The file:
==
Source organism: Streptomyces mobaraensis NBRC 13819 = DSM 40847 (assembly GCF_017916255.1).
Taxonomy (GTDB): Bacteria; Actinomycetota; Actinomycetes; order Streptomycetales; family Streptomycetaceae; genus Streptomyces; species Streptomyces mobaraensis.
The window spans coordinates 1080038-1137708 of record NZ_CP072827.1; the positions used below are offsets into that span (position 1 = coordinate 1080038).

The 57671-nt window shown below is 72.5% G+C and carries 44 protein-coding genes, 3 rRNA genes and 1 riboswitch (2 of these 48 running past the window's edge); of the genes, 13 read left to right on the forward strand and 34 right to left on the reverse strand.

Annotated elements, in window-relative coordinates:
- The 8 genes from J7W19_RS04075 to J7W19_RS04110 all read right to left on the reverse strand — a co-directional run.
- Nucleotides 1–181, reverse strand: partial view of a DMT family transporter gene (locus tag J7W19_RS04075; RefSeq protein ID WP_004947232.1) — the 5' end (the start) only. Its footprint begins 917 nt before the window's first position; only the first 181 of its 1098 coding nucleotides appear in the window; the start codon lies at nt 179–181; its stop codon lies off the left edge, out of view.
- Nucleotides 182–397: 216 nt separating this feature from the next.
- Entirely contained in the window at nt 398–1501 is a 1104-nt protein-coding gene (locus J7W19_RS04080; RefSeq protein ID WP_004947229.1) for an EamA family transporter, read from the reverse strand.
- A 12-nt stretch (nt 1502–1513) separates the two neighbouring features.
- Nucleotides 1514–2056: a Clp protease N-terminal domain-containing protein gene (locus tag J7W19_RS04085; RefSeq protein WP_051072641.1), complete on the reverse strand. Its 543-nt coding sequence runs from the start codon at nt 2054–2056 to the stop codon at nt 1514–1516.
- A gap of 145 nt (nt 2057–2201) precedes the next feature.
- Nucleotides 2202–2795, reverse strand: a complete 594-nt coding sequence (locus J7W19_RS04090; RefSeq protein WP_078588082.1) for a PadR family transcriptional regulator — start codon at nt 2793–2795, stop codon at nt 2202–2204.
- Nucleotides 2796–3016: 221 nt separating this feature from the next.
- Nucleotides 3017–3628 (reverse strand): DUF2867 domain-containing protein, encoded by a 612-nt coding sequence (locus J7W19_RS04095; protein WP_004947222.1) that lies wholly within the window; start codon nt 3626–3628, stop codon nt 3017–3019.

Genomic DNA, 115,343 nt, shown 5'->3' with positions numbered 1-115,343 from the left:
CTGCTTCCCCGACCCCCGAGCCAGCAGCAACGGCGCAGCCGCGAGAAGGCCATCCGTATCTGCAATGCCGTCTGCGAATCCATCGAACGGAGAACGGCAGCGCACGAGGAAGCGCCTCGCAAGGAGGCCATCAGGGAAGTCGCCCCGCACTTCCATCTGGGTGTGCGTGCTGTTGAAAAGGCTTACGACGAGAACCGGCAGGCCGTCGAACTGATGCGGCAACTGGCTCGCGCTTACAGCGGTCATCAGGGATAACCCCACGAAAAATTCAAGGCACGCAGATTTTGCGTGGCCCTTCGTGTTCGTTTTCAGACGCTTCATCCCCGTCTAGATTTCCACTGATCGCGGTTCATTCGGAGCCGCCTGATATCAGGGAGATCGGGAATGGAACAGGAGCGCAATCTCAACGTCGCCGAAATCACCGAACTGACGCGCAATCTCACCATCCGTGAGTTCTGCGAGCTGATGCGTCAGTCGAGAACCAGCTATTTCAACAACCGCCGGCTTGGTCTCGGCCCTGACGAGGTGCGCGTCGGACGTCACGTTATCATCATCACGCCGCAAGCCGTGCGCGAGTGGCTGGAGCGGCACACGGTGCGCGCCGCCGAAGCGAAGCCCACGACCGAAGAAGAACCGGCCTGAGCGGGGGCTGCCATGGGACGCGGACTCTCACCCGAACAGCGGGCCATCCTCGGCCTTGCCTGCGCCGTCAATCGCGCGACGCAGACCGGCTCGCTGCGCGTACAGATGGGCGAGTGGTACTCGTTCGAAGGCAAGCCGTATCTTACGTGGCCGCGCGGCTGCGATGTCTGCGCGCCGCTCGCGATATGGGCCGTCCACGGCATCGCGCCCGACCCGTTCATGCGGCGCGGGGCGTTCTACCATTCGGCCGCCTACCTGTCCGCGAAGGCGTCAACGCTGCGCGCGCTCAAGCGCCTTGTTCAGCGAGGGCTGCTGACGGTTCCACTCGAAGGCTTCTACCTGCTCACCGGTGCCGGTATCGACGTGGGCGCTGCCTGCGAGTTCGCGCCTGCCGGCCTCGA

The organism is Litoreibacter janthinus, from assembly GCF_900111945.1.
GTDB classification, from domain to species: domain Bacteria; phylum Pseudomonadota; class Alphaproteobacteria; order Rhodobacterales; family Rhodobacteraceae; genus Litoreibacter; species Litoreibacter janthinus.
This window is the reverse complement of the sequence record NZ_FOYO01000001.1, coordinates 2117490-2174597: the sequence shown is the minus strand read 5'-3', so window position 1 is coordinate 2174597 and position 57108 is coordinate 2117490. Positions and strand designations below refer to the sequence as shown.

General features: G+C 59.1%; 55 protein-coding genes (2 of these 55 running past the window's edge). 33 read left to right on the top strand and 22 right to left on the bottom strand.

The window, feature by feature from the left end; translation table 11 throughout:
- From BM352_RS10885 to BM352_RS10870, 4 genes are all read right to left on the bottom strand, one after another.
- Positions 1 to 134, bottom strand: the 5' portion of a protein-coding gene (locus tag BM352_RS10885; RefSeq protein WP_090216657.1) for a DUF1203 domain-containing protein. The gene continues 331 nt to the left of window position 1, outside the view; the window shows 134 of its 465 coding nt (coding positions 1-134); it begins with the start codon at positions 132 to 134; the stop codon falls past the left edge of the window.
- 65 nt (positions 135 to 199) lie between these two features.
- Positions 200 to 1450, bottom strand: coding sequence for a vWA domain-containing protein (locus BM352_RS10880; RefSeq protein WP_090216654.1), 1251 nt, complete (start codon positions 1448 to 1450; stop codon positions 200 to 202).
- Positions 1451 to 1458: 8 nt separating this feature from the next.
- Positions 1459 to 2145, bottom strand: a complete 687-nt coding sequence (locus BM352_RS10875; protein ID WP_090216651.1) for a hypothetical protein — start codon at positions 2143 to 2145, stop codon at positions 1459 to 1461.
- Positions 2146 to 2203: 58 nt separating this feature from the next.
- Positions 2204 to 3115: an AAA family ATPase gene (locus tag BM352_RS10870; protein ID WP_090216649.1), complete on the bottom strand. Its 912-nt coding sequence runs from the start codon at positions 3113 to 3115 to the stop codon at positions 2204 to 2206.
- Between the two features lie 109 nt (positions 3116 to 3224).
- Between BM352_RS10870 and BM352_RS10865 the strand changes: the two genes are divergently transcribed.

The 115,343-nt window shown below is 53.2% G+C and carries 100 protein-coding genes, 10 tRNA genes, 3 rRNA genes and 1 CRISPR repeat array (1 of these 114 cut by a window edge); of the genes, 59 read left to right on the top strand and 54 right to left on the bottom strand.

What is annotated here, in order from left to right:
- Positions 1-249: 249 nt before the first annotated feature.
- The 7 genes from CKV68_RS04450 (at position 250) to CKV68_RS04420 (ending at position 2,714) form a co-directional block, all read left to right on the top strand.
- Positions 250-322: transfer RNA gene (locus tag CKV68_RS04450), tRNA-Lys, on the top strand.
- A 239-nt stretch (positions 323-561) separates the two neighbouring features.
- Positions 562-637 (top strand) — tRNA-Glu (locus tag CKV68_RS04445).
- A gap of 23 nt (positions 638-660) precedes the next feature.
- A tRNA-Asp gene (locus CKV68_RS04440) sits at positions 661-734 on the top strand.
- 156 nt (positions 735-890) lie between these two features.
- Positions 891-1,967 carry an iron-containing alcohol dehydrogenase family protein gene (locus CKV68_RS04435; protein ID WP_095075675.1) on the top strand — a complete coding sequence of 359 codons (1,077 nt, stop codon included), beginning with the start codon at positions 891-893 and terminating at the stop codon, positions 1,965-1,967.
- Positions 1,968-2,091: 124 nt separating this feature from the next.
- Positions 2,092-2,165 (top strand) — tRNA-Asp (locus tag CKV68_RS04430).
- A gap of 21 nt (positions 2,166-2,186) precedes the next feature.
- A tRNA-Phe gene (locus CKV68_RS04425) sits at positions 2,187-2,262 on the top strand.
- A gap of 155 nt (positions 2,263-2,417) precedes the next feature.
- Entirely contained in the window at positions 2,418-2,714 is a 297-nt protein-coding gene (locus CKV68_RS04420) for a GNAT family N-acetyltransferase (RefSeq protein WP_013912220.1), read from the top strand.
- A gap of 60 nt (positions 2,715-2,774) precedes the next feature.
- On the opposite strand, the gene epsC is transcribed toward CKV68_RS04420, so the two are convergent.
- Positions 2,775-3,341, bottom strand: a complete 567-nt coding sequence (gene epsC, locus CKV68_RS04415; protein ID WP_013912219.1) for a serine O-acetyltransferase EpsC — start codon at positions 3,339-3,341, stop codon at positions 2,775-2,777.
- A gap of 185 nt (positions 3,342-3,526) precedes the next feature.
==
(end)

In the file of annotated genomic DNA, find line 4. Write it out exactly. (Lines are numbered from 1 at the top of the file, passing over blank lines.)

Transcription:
The 57671-nt window shown below is 72.5% G+C and carries 44 protein-coding genes, 3 rRNA genes and 1 riboswitch (2 of these 48 running past the window's edge); of the genes, 13 read left to right on the forward strand and 34 right to left on the reverse strand.